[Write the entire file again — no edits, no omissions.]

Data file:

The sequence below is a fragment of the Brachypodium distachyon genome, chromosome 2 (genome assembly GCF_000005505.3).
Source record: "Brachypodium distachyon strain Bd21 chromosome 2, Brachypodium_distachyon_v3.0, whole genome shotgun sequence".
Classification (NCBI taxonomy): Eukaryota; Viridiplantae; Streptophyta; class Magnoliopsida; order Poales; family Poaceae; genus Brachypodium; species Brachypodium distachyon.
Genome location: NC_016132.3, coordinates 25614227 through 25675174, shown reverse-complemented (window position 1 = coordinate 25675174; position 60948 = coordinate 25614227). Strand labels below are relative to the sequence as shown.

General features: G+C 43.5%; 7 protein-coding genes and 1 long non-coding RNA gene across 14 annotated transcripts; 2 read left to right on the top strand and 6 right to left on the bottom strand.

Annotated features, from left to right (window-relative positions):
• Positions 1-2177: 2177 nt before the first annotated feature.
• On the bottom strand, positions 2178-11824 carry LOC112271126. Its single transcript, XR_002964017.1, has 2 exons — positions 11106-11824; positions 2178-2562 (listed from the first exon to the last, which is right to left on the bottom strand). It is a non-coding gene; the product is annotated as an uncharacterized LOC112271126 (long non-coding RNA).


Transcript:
The sequence below is a fragment of the Brachypodium distachyon genome, chromosome 2 (genome assembly GCF_000005505.3).
Source record: "Brachypodium distachyon strain Bd21 chromosome 2, Brachypodium_distachyon_v3.0, whole genome shotgun sequence".
Classification (NCBI taxonomy): Eukaryota; Viridiplantae; Streptophyta; class Magnoliopsida; order Poales; family Poaceae; genus Brachypodium; species Brachypodium distachyon.
Genome location: NC_016132.3, coordinates 25614227 through 25675174, shown reverse-complemented (window position 1 = coordinate 25675174; position 60948 = coordinate 25614227). Strand labels below are relative to the sequence as shown.

General features: G+C 43.5%; 7 protein-coding genes and 1 long non-coding RNA gene across 14 annotated transcripts; 2 read left to right on the top strand and 6 right to left on the bottom strand.

Annotated features, from left to right (window-relative positions):
• Positions 1-2177: 2177 nt before the first annotated feature.
• On the bottom strand, positions 2178-11824 carry LOC112271126. Its single transcript, XR_002964017.1, has 2 exons — positions 11106-11824; positions 2178-2562 (listed from the first exon to the last, which is right to left on the bottom strand). It is a non-coding gene; the product is annotated as an uncharacterized LOC112271126 (long non-coding RNA).